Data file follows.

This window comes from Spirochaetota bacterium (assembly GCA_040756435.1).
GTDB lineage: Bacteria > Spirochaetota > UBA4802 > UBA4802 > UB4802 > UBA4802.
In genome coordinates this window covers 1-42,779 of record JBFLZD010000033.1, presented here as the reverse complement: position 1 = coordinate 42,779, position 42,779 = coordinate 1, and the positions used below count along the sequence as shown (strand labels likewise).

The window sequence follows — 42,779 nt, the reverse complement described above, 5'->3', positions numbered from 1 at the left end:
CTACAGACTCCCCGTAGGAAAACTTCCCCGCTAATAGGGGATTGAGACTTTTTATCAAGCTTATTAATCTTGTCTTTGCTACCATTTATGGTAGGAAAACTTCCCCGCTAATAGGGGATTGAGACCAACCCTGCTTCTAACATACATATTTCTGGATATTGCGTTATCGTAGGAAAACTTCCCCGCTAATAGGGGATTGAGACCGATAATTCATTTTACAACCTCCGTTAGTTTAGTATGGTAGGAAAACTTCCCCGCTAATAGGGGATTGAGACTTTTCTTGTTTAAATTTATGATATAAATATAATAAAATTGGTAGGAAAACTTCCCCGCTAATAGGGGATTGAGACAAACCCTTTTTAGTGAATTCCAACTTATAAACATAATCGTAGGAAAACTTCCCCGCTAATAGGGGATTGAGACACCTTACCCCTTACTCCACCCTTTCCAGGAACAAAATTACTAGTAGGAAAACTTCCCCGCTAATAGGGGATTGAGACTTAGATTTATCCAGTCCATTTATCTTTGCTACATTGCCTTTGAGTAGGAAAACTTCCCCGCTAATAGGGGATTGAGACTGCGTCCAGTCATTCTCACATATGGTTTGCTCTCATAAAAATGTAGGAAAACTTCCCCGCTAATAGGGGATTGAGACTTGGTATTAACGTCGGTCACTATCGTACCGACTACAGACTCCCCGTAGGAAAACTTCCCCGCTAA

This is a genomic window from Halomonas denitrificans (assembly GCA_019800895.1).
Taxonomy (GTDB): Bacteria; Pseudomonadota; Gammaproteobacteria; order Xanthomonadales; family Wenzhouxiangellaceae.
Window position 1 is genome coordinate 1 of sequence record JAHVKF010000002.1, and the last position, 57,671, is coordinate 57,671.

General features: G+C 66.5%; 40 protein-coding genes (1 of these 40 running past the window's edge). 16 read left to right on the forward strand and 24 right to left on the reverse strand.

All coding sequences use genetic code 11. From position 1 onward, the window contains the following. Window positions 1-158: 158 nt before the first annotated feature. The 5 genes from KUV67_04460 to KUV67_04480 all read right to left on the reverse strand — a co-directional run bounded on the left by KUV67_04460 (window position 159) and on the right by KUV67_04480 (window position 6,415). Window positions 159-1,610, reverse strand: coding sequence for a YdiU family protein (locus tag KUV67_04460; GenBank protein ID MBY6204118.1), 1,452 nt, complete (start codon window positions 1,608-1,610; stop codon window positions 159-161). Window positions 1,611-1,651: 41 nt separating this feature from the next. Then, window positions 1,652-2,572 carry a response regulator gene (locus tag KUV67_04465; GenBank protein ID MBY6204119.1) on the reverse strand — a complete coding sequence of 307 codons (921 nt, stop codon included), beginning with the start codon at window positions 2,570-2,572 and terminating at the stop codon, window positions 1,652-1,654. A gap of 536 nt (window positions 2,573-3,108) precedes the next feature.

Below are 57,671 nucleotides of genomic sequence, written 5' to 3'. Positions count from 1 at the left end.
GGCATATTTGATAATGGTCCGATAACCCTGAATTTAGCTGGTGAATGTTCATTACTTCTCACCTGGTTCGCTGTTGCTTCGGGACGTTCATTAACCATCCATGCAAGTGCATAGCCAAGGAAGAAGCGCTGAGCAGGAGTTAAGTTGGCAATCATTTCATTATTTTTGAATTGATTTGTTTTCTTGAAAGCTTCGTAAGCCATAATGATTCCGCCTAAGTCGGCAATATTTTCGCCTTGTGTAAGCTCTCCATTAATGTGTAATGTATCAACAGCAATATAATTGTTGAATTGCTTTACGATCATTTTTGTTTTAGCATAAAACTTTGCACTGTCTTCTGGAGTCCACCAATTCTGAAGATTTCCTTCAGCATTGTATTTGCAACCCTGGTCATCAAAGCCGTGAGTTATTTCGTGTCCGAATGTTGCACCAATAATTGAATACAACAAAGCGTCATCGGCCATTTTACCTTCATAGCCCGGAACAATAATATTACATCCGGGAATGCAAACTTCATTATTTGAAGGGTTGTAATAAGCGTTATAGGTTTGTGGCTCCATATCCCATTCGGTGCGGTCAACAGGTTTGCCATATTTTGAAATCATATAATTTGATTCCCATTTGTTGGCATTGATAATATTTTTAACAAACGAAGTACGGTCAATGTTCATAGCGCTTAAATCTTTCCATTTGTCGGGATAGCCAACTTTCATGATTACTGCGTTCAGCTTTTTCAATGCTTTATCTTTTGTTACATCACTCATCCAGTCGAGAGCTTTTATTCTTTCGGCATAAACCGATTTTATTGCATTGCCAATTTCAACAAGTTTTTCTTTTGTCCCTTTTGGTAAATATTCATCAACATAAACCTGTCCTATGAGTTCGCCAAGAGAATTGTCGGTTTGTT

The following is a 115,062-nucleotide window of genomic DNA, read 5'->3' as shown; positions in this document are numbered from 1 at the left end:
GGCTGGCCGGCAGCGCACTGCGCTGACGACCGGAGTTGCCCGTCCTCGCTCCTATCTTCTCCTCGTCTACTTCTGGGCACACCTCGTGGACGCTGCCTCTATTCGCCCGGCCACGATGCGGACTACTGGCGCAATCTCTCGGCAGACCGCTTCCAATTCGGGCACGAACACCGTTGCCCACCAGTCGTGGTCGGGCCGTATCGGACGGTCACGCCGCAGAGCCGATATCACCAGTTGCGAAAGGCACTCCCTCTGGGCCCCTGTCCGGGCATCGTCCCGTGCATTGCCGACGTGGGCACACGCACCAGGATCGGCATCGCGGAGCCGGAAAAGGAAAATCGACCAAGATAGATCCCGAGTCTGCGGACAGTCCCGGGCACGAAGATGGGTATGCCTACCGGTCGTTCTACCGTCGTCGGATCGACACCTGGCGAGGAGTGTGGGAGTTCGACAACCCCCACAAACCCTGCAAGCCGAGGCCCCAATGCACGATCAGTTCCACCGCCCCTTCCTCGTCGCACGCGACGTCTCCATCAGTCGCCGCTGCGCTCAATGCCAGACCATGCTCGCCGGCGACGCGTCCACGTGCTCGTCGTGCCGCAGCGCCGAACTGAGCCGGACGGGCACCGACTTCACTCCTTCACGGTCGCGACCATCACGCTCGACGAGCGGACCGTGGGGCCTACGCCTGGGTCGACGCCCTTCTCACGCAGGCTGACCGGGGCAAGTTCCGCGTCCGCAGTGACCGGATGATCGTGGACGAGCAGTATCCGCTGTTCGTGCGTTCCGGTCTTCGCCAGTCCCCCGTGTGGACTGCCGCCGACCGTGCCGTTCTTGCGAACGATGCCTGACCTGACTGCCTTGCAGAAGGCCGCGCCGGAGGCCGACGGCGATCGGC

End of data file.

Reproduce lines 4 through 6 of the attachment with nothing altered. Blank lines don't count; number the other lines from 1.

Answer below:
The window sequence follows — 42,779 nt, the reverse complement described above, 5'->3', positions numbered from 1 at the left end:
CTACAGACTCCCCGTAGGAAAACTTCCCCGCTAATAGGGGATTGAGACTTTTTATCAAGCTTATTAATCTTGTCTTTGCTACCATTTATGGTAGGAAAACTTCCCCGCTAATAGGGGATTGAGACCAACCCTGCTTCTAACATACATATTTCTGGATATTGCGTTATCGTAGGAAAACTTCCCCGCTAATAGGGGATTGAGACCGATAATTCATTTTACAACCTCCGTTAGTTTAGTATGGTAGGAAAACTTCCCCGCTAATAGGGGATTGAGACTTTTCTTGTTTAAATTTATGATATAAATATAATAAAATTGGTAGGAAAACTTCCCCGCTAATAGGGGATTGAGACAAACCCTTTTTAGTGAATTCCAACTTATAAACATAATCGTAGGAAAACTTCCCCGCTAATAGGGGATTGAGACACCTTACCCCTTACTCCACCCTTTCCAGGAACAAAATTACTAGTAGGAAAACTTCCCCGCTAATAGGGGATTGAGACTTAGATTTATCCAGTCCATTTATCTTTGCTACATTGCCTTTGAGTAGGAAAACTTCCCCGCTAATAGGGGATTGAGACTGCGTCCAGTCATTCTCACATATGGTTTGCTCTCATAAAAATGTAGGAAAACTTCCCCGCTAATAGGGGATTGAGACTTGGTATTAACGTCGGTCACTATCGTACCGACTACAGACTCCCCGTAGGAAAACTTCCCCGCTAA

This is a genomic window from Halomonas denitrificans (assembly GCA_019800895.1).